“Heresy!”

Ironically, this deep truth that God is love is often seen as heretical by members of the religious institution because they hold to a warped theological image. If anyone dares to challenge doctrinal assumptions and presumptions it always provokes accusation. I have been told myself that I am ‘on the slippery slope away from orthodoxy’ as if that is something I should avoid at all costs. The implication is that backsliding and a complete loss of faith are the inevitable result.

I am not so sure. I believe that God is challenging our preconceived, pre-programmed ideas about Him. Those preconceptions and programming are largely a consequence of our place (and century) of birth, our family traditions and other sociological factors. In another time or place the received truth about God passed along to us would have been different anyway.

All roads lead to…?

God does not want our knowledge of Him to be conditional upon when or where we were born, or the religious tradition we were first introduced to. I do not believe He wants something so important to be based on that sort of accident. Regardless of our religious beliefs (or lack of them) He is reaching out, looking to engage every single one of us in a personal relationship. To that end He pours out His Spirit on all flesh (Acts 2:17).

‘Does that mean,’ said Mack, ‘that all roads lead to you?’
‘Not at all.’ Jesus smiled as he reached for the door handle to the shop. ‘Most roads don’t lead anywhere. What it does mean is that I will travel any road to find you.’ (William Paul YoungThe Shack).

Orthodoxy

Orthodoxy is an interesting concept in itself. The word is defined as ‘an authorized or generally accepted theory, doctrine or practice’. With our 20000+ denominations you can easily see how rare ‘generally accepted’ might be! So whose orthodoxy is it that we are in danger of slipping away from? Roman Catholic orthodoxy? Anglican or Presbyterian orthodoxy? Reformed, evangelical or charismatic orthodoxy? Or even Orthodox orthodoxy (take your choice of Greek or Russian)? We cannot slip away from most of those since we never actually subscribed to them in the first place.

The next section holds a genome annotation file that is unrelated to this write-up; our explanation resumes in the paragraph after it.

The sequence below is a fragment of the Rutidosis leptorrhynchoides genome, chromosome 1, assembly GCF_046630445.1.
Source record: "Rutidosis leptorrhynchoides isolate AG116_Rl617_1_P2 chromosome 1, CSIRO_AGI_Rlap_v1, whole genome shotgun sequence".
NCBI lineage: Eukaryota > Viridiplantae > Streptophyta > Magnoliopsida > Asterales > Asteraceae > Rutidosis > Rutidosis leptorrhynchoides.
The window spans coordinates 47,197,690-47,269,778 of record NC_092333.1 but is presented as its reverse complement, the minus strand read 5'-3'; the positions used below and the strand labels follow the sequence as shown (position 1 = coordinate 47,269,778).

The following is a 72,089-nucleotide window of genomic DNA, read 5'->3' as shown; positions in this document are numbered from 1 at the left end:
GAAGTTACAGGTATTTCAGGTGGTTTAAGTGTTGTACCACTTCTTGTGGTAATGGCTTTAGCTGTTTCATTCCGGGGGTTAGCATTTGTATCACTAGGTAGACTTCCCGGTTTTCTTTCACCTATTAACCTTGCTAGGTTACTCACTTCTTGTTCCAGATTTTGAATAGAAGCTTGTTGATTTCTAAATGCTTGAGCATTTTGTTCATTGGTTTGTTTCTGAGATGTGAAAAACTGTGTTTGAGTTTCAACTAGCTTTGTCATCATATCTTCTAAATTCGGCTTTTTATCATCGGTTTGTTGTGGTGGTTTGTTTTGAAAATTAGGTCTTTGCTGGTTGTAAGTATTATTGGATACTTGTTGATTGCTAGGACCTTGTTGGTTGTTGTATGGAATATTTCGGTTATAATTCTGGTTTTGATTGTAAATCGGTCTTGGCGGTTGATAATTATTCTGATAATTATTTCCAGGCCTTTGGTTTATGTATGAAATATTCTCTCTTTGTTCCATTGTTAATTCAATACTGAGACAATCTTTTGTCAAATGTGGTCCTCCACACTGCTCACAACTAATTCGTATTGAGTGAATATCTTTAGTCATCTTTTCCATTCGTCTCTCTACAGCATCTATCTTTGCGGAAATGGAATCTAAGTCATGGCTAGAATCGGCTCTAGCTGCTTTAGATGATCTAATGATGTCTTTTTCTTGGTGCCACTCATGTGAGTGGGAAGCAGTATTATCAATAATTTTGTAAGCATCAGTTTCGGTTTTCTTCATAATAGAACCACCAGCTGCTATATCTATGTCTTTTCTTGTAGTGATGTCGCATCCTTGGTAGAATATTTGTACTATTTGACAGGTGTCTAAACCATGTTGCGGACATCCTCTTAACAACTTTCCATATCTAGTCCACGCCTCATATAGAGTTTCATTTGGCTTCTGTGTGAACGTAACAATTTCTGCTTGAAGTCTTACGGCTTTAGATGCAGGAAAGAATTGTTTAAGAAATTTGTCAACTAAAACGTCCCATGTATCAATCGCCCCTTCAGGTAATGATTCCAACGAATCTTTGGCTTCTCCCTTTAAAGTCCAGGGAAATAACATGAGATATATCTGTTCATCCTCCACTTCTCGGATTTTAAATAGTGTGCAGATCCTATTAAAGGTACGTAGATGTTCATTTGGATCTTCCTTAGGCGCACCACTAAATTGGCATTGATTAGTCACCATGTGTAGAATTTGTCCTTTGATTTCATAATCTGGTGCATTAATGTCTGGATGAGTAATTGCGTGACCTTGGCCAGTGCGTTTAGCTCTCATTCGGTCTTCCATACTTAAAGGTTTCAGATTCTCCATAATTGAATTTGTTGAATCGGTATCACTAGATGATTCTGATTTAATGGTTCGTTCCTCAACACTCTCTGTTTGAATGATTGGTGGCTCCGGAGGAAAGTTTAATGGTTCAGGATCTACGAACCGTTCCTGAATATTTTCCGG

Almost all of us, if we are honest, believe something different today to what we believed 10, 20, or 50 years ago. God never changes, but through fresh revelation He is continually unveiling aspects of Himself we have never seen before. We call this ‘progressive revelation’. Any ‘orthodoxy’ can only be a snapshot of someone’s view of God at a particular point in time, which perhaps explains how many versions of it there are.

But The Bible Clearly Says…

Every scripture we read today is a translation into English (or one of dozens of other modern languages) and they all reflect the translator’s particular viewpoint or understanding (those compiled by committee no less than those by individuals).

The Passion Translation and Mirror Bible state their viewpoints front and centre. The translators of the King James version had to adhere to a set of rules drawn up on the King’s behalf by the soon-to-be Archbishop, Richard Bancroft. For example, they were explicitly prohibited from translating ‘ekklesia’ (church) as ‘community’, ‘assembly’ or ‘congregation’, most likely in case people realised it was supposed to have a legislative, governmental role. There is no such thing as an objective, definitive translation (even if you do call it ‘Authorised’).

Those who are able to read the original languages fare little better. We do not have complete manuscripts and where more than one version exists it is clear that alterations to the text have occurred.

Canon of Scripture

Proponents of protestant evangelical orthodoxy would have us believe it is very different from its Roman Catholic counterpart, but in reality much of its theology stems directly from the councils, doctrines and creeds established by the early Roman Catholic and Latin Church.